How Coaches Can Earn the Trust of their Players

Following the actions of Chelsea goalkeeper Kepa Arrizabalaga during the Carabao Cup Final over the weekend, the issue of trust between coaches and players has once again been raised. So, what are the best methods for gaining the trust of your players, no matter what level of the game you are operating at.

In order for any team to reach their true potential, it is clear that all parties must be working in conjunction, which includes players buying into the philosophies and methods of the coach or manager in charge. However, this is not always easy for coaches to achieve, whether it be due to a demotivated squad, disruptive players or lack of leadership. So, for those struggling to make an impact in this area, be sure to try and implement the following tips, with all working together to build rapport amongst players.

 

 

Be Consistent

 

 

The culture of a football club often defines it success, whether it be based on hard work or particular style of play, however this cannot be built overnight. As a result, coaches must have the patience and consistency in order to achieve their goals in this area. Come up with a set of core philosophies in which you wish to instil in your players, sticking to such guidelines throughout the season, even when times are rough. Of course, it is important to ensure that such philosophies are broad enough to have a number of strategies when on the field, catering for all opponents and players.

 


In saying all this, it is important to quickly make decisions as to which player fit into your culture, with allowing individuals to go against this being very risky, now matter how talented they are on the field. For example, Paul Pogba was recently frozen out at Manchester United under the reign of former boss Jose Mourinho, with the two having lost trust in each other’s ability.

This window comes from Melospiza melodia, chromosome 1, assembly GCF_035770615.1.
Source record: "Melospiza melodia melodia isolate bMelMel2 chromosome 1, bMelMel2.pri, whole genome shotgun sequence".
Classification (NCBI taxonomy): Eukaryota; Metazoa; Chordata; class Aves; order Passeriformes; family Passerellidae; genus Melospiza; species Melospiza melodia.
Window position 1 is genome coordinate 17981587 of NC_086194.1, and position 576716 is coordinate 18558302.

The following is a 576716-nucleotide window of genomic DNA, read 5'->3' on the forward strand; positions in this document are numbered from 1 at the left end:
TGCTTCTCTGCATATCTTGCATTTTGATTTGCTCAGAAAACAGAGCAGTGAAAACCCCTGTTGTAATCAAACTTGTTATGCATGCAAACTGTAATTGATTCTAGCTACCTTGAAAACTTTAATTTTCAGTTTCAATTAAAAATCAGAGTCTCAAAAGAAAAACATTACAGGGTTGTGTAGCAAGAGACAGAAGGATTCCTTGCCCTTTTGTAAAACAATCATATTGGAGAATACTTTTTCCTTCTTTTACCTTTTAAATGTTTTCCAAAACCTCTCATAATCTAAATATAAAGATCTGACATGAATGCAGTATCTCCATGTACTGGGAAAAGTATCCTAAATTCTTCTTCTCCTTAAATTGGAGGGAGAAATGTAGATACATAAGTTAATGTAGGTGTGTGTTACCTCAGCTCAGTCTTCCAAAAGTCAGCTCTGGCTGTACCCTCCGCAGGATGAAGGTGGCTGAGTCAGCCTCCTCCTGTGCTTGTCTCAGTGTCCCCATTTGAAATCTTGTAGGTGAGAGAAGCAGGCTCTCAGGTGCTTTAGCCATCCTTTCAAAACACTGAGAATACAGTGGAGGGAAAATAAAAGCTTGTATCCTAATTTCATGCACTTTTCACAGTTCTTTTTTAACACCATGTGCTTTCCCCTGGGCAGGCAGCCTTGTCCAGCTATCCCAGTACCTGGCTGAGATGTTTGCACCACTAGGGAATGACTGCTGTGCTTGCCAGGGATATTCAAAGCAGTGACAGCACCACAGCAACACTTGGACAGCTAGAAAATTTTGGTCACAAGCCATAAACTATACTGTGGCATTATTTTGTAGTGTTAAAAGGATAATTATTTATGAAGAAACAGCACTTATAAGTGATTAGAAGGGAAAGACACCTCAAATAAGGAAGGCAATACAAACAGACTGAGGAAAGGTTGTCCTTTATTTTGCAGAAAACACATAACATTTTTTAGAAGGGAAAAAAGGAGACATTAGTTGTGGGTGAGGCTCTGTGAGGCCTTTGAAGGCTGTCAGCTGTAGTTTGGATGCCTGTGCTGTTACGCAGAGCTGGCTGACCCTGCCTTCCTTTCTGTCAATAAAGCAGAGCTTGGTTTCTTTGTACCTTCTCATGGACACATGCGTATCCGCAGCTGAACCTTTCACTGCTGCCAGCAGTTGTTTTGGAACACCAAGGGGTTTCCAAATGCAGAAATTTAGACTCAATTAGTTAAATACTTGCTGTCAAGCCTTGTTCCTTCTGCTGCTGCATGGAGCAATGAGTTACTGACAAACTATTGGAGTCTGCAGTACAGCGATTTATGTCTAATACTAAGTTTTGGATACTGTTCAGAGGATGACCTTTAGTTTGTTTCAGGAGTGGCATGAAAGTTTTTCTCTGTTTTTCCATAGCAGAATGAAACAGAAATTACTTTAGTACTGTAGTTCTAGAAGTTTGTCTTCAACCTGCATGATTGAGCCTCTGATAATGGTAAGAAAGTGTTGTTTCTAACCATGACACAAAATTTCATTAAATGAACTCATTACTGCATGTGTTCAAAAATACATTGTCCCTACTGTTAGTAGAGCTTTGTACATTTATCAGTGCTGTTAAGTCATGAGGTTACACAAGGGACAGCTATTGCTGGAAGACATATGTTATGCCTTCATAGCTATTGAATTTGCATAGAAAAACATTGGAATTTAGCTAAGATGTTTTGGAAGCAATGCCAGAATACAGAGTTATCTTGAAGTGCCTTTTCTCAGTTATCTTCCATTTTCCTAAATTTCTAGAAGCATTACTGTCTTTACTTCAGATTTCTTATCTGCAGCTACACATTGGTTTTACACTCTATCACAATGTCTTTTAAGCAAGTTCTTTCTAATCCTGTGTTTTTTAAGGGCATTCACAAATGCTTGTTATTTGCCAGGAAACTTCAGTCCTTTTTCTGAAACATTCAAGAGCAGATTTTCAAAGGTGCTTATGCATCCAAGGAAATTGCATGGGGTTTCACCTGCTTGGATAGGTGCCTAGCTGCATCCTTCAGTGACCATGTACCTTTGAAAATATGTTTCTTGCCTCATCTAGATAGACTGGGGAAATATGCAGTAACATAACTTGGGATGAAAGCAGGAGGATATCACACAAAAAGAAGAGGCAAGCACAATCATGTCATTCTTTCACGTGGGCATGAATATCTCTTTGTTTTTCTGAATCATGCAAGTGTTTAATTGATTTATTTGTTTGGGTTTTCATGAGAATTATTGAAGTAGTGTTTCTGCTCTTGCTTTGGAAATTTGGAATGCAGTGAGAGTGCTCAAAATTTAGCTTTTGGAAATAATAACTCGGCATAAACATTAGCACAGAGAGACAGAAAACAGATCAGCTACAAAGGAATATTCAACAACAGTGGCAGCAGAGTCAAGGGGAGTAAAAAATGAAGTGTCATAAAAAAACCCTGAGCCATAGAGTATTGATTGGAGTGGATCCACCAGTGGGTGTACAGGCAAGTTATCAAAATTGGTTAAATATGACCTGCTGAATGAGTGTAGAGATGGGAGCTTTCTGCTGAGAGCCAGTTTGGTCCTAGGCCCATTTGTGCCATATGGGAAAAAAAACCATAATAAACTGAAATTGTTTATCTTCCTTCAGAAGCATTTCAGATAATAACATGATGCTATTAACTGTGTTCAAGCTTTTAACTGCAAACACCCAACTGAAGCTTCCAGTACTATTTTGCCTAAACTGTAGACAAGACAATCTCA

Admit Your Mistakes

 

 

It is important to be accountable in both success and failure when coaching teams of all ages and ability, even when you do not necessarily agree with this sentiment. Blaming one individual or a particular group of players for a defeat or poor performance is unlikely to have a positive impact on future results. Winning and losing is a group effort, which must be reinstated into the mind set of players at all times. There is, of course, times when constructive criticism is needed or an arm around the shoulder of a struggling player is the best course of action, however, be sure not to throw players under the bus in front of their teammates.


 

It works in the same way for handing out praise, with coaches reminded to avoid complimenting individuals too much, instead focusing upon the team. Doing so will both motivate players and ensure that they remain confident, with a good amount of time required in order to achieve this. Taking accountability will also demonstrate to your players that are not afraid to admit your mistakes, something which is invaluable throughout the team.

 

 

Deliver Information Concisely

 

 

Players must be able to clearly understand the messages of coaches, otherwise it is easy to become disoriented and demotivated. This is something that many coaches often overlook, with clear and concise communication required at all times. Ensure that players understand their responsibilities both on and off the field, whether you achieve this during team discussions or one-on-one talks. So, whether it whilst delivering a training exercise or a pre-match instruction, be sure to explain exactly what is expected of players, which includes them seeing the merit in carrying out such actions.

 

 

Show Players Respect

 

 

As well as teaching those within the squad about your philosophies, coaches should not be afraid to ask players for their opinions, which will make them feel both rewarded and respected. Players are likely to feel like they are valued members of the team, as well as helping to establish their role both on and off the field. Listening and adapting are both key attributes for coaches too, whether it be asking their opinion at half time or moving to Plan B following a disappointing opening 45 minutes.

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